|Title:||Concurrent neural networks for nonlinear self-tuning adaptive control|
Neural networks (Computer science)
Adaptive control systems
Hong Kong Polytechnic -- Dissertations
|Department:||Department of Electronic Engineering|
|Pages:||93 leaves : ill. ; 30 cm|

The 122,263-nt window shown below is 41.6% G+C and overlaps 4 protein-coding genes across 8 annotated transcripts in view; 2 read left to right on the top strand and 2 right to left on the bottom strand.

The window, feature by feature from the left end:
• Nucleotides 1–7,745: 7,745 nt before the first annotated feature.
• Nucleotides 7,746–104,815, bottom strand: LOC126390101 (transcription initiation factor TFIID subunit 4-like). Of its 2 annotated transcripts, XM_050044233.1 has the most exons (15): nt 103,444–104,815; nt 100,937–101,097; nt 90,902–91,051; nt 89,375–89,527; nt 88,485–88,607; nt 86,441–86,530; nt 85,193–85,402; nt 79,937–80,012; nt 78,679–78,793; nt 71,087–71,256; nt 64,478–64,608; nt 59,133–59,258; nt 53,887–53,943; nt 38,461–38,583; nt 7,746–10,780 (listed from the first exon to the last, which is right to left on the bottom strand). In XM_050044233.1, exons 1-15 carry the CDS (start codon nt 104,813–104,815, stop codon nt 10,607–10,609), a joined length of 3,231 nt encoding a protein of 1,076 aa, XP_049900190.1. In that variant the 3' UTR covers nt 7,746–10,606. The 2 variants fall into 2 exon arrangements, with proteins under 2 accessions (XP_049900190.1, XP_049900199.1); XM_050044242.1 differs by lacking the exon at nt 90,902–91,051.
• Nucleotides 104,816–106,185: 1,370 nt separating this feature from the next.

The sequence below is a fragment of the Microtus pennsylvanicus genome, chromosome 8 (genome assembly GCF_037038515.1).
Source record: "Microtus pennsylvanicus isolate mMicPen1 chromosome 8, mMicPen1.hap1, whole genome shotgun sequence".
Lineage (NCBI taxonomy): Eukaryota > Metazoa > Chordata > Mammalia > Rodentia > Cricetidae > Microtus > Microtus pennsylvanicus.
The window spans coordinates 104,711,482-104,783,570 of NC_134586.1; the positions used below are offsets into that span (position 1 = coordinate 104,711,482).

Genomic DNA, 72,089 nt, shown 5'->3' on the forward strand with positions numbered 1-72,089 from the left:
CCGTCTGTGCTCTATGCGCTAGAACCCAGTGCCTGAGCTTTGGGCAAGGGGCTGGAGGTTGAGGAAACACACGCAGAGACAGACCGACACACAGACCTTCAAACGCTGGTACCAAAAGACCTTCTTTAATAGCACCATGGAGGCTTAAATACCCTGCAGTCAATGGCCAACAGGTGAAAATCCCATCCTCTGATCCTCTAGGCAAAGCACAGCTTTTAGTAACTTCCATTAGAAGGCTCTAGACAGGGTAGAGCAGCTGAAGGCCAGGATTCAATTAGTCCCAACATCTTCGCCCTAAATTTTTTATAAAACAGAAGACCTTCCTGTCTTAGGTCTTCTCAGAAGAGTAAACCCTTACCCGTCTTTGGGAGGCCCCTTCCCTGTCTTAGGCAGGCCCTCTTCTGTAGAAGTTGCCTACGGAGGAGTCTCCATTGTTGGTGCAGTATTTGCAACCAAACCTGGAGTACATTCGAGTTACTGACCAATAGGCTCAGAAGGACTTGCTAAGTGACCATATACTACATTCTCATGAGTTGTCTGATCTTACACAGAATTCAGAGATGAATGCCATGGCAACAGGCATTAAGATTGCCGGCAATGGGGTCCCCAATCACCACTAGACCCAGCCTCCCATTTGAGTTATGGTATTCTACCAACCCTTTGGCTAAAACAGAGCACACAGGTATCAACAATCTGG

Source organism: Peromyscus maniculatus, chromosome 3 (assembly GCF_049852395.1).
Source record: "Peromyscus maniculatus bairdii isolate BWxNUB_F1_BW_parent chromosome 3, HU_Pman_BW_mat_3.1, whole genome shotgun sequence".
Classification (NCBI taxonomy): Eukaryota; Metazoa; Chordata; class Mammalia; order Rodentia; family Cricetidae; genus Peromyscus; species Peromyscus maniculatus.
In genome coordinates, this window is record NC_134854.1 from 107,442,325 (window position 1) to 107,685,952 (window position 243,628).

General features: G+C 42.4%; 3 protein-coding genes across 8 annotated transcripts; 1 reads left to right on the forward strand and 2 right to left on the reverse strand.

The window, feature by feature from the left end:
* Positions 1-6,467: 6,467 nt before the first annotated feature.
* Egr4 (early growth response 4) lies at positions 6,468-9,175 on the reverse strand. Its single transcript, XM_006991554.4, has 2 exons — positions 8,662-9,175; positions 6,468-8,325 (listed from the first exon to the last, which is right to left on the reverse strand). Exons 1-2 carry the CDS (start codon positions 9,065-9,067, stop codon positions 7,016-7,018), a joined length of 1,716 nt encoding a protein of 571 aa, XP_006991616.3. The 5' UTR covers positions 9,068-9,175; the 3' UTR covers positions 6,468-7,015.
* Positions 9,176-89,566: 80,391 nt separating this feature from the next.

|Abstract:||The ever-increasing technological demands of our modern society require innovative approaches to highly demanding control problems. Artificial neural networks with their massive parallelism and learning capabilities offer the promise of better solutions, at least to some problems. By now, the control community has heard of neural networks and wonders if these networks can be used to provide better control solutions to old problems or perhaps solutions to control problems that have withstood our best efforts. In a neural network, weights are adjusted, depending on the task at hand, to improve performance. They can be assigned new values in two ways : either determined via some prescribed off-line algorithm - remaining fixed during operation - or adjusted via a learning process. Learning is accomplished by, first adjusting these weights step by step, typically to minimize some objective function, and then, storing these best values as the actual strengths of the interconnections. Neural networks can also provide, in principle, significant fault tolerance, since damage to a few links need not significantly impair the overall performance. The use of neural networks in control systems can be seen as a natural step in the evolution of control methodology to meet new challenges. Looking back, the evolution in the control area has been fueled by three major needs: the need to deal with increasing complex systems, the need to accomplish increasing demanding design requirements, and the need to attain these requirements with less precise advanced knowledge of the plant and its environment - that is, the need to control under increased uncertainty. Today, the need to control, in a better way, increasingly complex dynamical systems under significant uncertainty has led to a reevaluation of the conventional control methods, and it has made the need for new methods quite apparent. It has also led to a more general concept of control, one that includes higher-level decision making, planning, and learning, which are capabilities necessary when higher degrees of system autonomy are desirable. It is not surprising that the control community is seriously and actively searching for ideas to deal effectively with the increasingly challenging control problems of our modern society. Need is the mother of invention. So the use of the neural networks in control is rather a natural step in its evolution. Neural networks appear to offer new promising directions toward better understanding and perhaps even solving some of our most difficult control problems. History, of course, has made clear that neural networks will be accepted and used if they solve problems that have been previously impossible or very difficult to solve. They will be rejected and will be just a fast-fading novelty if they do not prove useful. The challenge of this project is to find the best way to fully utilize this powerful new tool in control; the jury is still out, as their best uses have not been decided yet. In this project, a back-propagation neural network is applied to a nonlinear self-tuning tracking problem. Traditional self-tuning adaptive control techniques can only deal with linear systems or some special nonlinear systems. The emerging back-propagation neural networks have the capability to learn arbitrary nonlinearity and show great potential for adaptive control applications. A scheme for combining back-propagation neural networks with self-tuning adaptive control techniques is worked out, and the control mechanism is analyzed. Simulation results show that the new self-tuning scheme can deal with a large unknown nonlinearity.|
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